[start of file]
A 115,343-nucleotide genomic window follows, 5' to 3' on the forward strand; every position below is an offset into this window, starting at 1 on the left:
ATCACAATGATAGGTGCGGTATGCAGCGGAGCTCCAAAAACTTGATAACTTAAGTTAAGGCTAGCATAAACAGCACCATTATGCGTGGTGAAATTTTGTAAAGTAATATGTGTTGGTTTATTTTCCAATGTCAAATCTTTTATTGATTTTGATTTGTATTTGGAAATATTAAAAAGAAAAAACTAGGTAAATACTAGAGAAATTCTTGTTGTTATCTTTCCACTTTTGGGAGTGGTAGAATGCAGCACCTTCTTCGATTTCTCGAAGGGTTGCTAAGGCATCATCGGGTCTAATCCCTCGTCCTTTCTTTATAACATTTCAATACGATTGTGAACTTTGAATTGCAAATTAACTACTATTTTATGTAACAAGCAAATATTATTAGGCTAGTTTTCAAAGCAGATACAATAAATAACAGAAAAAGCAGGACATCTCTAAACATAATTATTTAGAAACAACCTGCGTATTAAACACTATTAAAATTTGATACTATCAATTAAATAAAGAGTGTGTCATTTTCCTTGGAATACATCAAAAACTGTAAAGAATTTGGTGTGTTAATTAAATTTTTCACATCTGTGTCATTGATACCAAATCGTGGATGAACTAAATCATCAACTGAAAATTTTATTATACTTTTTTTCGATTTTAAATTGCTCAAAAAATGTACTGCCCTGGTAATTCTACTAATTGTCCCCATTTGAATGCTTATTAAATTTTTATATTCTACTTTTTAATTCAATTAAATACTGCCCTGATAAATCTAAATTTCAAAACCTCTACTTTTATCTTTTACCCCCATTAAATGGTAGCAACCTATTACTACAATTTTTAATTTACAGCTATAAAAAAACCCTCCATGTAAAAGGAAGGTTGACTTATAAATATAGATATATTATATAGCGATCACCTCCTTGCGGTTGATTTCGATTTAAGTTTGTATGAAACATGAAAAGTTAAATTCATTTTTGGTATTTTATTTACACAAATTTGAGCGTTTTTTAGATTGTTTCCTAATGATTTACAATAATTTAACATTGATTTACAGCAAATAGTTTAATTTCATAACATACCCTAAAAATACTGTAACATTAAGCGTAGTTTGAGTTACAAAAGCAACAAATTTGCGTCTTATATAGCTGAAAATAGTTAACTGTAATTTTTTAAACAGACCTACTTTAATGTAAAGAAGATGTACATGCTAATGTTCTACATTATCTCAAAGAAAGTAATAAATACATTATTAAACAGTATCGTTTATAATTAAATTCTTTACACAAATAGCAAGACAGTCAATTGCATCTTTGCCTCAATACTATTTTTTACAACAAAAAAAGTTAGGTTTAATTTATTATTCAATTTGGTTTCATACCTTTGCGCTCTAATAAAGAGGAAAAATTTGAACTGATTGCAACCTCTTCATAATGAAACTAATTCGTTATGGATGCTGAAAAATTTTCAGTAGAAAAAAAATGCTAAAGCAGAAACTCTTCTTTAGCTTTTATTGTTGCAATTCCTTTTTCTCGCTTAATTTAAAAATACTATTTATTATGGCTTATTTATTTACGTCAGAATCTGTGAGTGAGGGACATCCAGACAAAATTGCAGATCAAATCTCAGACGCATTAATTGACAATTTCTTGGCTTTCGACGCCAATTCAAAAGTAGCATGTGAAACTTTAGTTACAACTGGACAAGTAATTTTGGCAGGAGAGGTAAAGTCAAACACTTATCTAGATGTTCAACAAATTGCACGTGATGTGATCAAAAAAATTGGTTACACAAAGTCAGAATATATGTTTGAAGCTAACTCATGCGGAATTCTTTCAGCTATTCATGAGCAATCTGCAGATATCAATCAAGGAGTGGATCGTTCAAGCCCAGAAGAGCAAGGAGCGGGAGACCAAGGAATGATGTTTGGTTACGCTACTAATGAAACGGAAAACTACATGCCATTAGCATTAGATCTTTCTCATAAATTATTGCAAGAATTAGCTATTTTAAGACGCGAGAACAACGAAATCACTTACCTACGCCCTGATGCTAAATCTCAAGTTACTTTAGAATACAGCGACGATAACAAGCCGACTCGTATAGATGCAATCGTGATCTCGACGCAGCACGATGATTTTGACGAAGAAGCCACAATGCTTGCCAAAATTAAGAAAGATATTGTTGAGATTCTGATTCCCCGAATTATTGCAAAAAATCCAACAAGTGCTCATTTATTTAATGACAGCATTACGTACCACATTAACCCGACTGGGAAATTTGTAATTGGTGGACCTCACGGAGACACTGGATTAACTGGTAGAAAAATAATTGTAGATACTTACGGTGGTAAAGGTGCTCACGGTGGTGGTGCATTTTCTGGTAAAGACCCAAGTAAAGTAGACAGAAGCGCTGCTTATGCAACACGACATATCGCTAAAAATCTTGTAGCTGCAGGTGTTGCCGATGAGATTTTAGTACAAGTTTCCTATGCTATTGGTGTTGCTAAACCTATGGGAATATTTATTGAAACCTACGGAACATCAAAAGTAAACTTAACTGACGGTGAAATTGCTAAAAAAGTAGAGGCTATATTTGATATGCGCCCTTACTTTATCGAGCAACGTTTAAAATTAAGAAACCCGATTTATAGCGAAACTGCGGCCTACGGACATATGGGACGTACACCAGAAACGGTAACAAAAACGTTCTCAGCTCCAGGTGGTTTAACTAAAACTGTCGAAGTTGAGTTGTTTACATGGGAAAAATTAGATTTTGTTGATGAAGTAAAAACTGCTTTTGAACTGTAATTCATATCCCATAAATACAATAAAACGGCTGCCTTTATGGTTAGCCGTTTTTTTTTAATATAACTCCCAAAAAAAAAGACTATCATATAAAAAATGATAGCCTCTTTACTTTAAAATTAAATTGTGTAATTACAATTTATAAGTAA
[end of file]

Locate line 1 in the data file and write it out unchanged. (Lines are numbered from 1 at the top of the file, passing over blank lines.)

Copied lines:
A 115,343-nucleotide genomic window follows, 5' to 3' on the forward strand; every position below is an offset into this window, starting at 1 on the left: